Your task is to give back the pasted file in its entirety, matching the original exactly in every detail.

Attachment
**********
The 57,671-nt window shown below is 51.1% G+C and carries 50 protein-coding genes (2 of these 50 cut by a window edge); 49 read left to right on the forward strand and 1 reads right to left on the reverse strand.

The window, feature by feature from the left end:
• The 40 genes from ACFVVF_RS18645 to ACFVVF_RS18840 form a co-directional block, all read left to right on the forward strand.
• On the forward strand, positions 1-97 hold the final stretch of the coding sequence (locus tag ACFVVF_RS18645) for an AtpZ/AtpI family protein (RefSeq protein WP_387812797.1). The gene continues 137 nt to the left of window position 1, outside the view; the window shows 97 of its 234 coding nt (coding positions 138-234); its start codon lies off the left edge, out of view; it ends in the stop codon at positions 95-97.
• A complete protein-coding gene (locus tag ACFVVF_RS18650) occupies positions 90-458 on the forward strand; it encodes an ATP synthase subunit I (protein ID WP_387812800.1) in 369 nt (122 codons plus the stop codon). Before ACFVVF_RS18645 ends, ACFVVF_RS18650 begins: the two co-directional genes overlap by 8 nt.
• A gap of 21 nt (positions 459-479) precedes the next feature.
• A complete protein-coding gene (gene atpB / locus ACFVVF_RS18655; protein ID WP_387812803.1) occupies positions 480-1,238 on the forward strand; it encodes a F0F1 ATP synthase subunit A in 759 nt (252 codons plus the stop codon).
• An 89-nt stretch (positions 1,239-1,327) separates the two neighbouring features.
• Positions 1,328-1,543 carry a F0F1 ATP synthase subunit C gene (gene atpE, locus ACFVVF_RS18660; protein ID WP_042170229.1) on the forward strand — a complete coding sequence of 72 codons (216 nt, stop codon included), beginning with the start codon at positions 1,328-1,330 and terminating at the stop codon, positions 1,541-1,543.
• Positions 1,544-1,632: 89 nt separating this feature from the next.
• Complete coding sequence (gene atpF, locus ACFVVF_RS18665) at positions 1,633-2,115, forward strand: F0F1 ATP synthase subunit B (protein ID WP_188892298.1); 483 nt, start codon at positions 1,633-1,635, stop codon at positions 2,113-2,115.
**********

The 57,671-nt window shown below is 51.1% G+C and carries 50 protein-coding genes (2 of these 50 cut by a window edge); 49 read left to right on the forward strand and 1 reads right to left on the reverse strand.

The window, feature by feature from the left end:
• The 40 genes from ACFVVF_RS18645 to ACFVVF_RS18840 form a co-directional block, all read left to right on the forward strand.
• On the forward strand, positions 1-97 hold the final stretch of the coding sequence (locus tag ACFVVF_RS18645) for an AtpZ/AtpI family protein (RefSeq protein WP_387812797.1). The gene continues 137 nt to the left of window position 1, outside the view; the window shows 97 of its 234 coding nt (coding positions 138-234); its start codon lies off the left edge, out of view; it ends in the stop codon at positions 95-97.
• A complete protein-coding gene (locus tag ACFVVF_RS18650) occupies positions 90-458 on the forward strand; it encodes an ATP synthase subunit I (protein ID WP_387812800.1) in 369 nt (122 codons plus the stop codon). Before ACFVVF_RS18645 ends, ACFVVF_RS18650 begins: the two co-directional genes overlap by 8 nt.
• A gap of 21 nt (positions 459-479) precedes the next feature.
• A complete protein-coding gene (gene atpB / locus ACFVVF_RS18655; protein ID WP_387812803.1) occupies positions 480-1,238 on the forward strand; it encodes a F0F1 ATP synthase subunit A in 759 nt (252 codons plus the stop codon).
• An 89-nt stretch (positions 1,239-1,327) separates the two neighbouring features.
• Positions 1,328-1,543 carry a F0F1 ATP synthase subunit C gene (gene atpE, locus ACFVVF_RS18660; protein ID WP_042170229.1) on the forward strand — a complete coding sequence of 72 codons (216 nt, stop codon included), beginning with the start codon at positions 1,328-1,330 and terminating at the stop codon, positions 1,541-1,543.
• Positions 1,544-1,632: 89 nt separating this feature from the next.
• Complete coding sequence (gene atpF, locus ACFVVF_RS18665) at positions 1,633-2,115, forward strand: F0F1 ATP synthase subunit B (protein ID WP_188892298.1); 483 nt, start codon at positions 1,633-1,635, stop codon at positions 2,113-2,115.